There’s not really much to like about Rachel, the girl on the train in Paula Hawkins’s new thriller. Her life’s a mess. No job. A broken marriage. No real home. And way too much booze. Unable to admit to herself or her friends that she has been fired, she maintains her daily train commute staring out of the window with a supply of tinned gin and tonic for company.
As the train passes the back of her former home, where ex-husband Tom and new wife Anna now live, she fixates on the beautiful young couple she sees daily in the garden of a neighbouring house. They have the perfect life that should have been hers. When she reads in the newspaper that the woman has
2014 has been another wonderful year for literature, a classic case of so many books, so little time. I ended the year having read 80 books, predominantly fiction novels, but including one play (Mike Bartlett’s perceptive and witty King Charles 111, works of non-fiction and collections of short stories.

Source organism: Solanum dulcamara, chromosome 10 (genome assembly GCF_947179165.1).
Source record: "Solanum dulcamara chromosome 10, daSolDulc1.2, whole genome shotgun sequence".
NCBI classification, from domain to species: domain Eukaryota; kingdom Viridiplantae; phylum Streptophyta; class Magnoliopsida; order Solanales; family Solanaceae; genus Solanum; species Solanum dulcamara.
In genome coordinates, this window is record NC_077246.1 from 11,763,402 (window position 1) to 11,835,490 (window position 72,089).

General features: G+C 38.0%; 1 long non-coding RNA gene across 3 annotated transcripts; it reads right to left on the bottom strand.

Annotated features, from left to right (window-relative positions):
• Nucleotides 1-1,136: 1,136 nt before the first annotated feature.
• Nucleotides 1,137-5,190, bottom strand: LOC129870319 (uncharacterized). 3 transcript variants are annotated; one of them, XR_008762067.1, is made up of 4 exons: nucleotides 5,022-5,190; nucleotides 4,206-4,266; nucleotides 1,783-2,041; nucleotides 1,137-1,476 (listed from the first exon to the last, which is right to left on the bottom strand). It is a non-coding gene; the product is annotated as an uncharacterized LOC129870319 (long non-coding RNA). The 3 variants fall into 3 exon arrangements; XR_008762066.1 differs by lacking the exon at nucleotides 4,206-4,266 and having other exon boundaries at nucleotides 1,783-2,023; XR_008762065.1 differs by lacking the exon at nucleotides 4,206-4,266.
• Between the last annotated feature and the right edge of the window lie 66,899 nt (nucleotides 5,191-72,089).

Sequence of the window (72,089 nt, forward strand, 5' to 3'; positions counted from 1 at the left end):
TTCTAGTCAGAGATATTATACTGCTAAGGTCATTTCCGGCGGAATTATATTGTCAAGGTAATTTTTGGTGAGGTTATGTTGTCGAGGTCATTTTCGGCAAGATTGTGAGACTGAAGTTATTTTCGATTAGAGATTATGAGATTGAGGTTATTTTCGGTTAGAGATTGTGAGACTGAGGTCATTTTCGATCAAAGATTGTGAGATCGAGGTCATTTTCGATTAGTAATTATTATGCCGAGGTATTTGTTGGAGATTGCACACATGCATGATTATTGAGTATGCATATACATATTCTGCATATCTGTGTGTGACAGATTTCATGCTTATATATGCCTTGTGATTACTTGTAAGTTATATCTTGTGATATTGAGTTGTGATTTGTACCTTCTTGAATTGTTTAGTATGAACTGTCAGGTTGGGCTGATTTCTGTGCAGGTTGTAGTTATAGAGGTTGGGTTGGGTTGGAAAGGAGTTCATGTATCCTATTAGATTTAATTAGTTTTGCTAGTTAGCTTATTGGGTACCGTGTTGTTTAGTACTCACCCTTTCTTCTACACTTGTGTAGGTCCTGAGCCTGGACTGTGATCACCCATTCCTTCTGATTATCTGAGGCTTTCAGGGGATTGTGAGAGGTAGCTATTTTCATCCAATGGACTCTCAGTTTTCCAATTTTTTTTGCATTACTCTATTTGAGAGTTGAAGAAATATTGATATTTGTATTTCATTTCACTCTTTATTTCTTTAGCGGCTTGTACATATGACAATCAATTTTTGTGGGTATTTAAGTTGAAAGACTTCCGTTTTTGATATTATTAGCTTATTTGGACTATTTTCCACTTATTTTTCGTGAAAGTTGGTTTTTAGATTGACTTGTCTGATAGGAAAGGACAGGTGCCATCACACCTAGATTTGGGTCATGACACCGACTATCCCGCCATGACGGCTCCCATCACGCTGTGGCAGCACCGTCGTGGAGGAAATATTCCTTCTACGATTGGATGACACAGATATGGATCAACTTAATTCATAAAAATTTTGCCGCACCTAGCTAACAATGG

An Unnecessary Woman by Rabih Alameddine (Text)
The UnAmericans by Molly Antopol (W.W.Norton)
The Sound of Things Falling by Juan Gabriel Vasquez (Bloomsbury)
Colourless Tsukuru Tazaki by Haruki Murakami (Alfred A Knopf)
Thank you For Your Service by David Finkle (Text)
Beyond the Beautiful Forever by Katherine Boo (Random House)
The Golden Age by Joan London (Random House Australia)
We Are All Completely Beside Ourselves by Karen Joy Fowler (Allen & Unwin)
A Winter’s Book by Tove Jansson (A Sort of Book)
His Own Man by Ribeiro Edgard (Text):
The gender division was 66-44 per cent to the blokes, the authors came from
In what has been a bit of a late flurry of literary bliss in the last week or so I’ve read three terrific books all captivating and intriguing in their own wonderful way. A Winter Book by Tove Jansson: this collection of short stories by the Finnish creator of the Moomin books,…